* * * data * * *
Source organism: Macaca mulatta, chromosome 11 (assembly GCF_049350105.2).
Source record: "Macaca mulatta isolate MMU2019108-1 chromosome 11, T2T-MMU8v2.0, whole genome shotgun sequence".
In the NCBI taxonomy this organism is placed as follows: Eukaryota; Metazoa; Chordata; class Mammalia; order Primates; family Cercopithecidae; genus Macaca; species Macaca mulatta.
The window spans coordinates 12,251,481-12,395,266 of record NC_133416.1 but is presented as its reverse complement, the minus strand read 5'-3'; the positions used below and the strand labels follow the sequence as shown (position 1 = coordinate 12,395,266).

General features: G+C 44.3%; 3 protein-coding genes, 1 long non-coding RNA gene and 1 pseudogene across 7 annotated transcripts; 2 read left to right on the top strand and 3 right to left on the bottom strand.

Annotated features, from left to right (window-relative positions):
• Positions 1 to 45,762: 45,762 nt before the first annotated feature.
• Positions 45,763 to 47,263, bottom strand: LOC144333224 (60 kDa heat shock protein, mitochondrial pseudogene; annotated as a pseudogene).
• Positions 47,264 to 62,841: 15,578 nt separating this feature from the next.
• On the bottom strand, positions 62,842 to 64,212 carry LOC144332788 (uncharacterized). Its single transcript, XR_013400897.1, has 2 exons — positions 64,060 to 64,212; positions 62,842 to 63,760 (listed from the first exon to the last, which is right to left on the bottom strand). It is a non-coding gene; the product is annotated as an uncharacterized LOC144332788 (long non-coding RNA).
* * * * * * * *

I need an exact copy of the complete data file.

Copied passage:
Source organism: Macaca mulatta, chromosome 11 (assembly GCF_049350105.2).
Source record: "Macaca mulatta isolate MMU2019108-1 chromosome 11, T2T-MMU8v2.0, whole genome shotgun sequence".
In the NCBI taxonomy this organism is placed as follows: Eukaryota; Metazoa; Chordata; class Mammalia; order Primates; family Cercopithecidae; genus Macaca; species Macaca mulatta.
The window spans coordinates 12,251,481-12,395,266 of record NC_133416.1 but is presented as its reverse complement, the minus strand read 5'-3'; the positions used below and the strand labels follow the sequence as shown (position 1 = coordinate 12,395,266).

General features: G+C 44.3%; 3 protein-coding genes, 1 long non-coding RNA gene and 1 pseudogene across 7 annotated transcripts; 2 read left to right on the top strand and 3 right to left on the bottom strand.

Annotated features, from left to right (window-relative positions):
• Positions 1 to 45,762: 45,762 nt before the first annotated feature.
• Positions 45,763 to 47,263, bottom strand: LOC144333224 (60 kDa heat shock protein, mitochondrial pseudogene; annotated as a pseudogene).
• Positions 47,264 to 62,841: 15,578 nt separating this feature from the next.
• On the bottom strand, positions 62,842 to 64,212 carry LOC144332788 (uncharacterized). Its single transcript, XR_013400897.1, has 2 exons — positions 64,060 to 64,212; positions 62,842 to 63,760 (listed from the first exon to the last, which is right to left on the bottom strand). It is a non-coding gene; the product is annotated as an uncharacterized LOC144332788 (long non-coding RNA).